Clovis may take extreme drought measures

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Clovis was identified by the state as a high water user per capita so it must achieve a 35 percent reduction. (KFSN)

Valley communities have been looking at possible options to answer Gov. Jerry Brown's call to reduce statewide water use by at least 25 percent.

Clovis was identified by the state as a high water user per capita so it must achieve a 35 percent reduction. Drastic measures are now being considered by city officials to reach California's conservation goal.

The Dry Creek Trailhead in Clovis has been popular with folks who enjoy the outdoors, though some people feel something is missing. Dick Smith said, "Well there is no lawn but it's a beautiful park. It's really nice."

Lush green lawns have also long been a source of pride for homeowners but now brown will be the way to go. Clovis Public Utilities Director Luke Serpa said, "The idea of broad swaths of turf - we live in a desert and I think that's going to become a thing of the past. It's going to be a hard adjustment for people to make but that's where we're headed."

The city of Clovis will consider major changes to ensure it meets the state's goal of a 35 percent reduction in water usage. Serpa explained, "Things we are looking at include going to two days a week watering from our current three-day limit. Looking at actually putting restrictions on people."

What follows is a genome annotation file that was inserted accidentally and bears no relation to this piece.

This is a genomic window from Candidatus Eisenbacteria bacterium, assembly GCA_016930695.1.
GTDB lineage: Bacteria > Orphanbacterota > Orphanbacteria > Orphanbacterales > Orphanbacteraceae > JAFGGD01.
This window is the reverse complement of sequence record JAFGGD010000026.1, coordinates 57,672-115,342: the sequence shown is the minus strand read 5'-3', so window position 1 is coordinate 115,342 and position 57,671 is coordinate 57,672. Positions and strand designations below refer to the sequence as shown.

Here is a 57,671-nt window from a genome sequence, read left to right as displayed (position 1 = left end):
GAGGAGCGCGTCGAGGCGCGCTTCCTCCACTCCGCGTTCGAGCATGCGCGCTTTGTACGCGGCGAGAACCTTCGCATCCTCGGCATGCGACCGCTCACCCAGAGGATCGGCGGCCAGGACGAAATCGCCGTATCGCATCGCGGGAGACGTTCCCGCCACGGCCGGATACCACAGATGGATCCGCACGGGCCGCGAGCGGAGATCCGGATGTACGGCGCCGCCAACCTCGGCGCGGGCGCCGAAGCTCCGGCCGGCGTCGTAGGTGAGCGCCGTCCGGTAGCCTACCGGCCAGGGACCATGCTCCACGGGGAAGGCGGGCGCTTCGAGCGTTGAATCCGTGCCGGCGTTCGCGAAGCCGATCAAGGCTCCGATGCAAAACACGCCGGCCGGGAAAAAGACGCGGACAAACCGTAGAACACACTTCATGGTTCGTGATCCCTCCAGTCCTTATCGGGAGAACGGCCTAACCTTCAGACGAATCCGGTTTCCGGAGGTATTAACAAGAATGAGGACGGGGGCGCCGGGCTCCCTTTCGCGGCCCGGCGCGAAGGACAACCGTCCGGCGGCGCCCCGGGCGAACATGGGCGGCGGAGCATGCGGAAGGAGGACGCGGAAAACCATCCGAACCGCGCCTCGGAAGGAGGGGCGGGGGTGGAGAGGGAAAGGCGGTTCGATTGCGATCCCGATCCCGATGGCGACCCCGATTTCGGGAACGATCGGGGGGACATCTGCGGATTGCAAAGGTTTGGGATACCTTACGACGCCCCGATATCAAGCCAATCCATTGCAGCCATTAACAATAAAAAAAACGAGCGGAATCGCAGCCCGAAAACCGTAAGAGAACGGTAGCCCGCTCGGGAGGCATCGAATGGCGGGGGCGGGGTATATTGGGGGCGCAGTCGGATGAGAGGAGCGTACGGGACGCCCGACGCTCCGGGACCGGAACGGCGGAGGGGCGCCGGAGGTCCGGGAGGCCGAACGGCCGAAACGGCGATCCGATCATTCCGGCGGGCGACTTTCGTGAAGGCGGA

In that case, fines of up to $50 could be handed out if residents' water meters don't show the decrease in usage demanded by the state. Serpa said, "We're going to be recommending penalties and that's not how we like to operate but this is a mandatory thing and the laws are coming down from the state."

But Dick Smith said just like in Phoenix people will get used to low maintenance, low water landscapes and the brown lawns. He added he'll do his part, "Well primarily staying out of the shower as long as I usually do, cutting back on watering on the yard and so on."

The conservation recommendations will be heard by the Clovis City Council on April 20. Serpa would like to see the council take action by May 1 because the state will begin measuring water usage on June 1.

Related Topics:
politicsdroughtwaterwater conservationcalifornia watercaliforniaClovis
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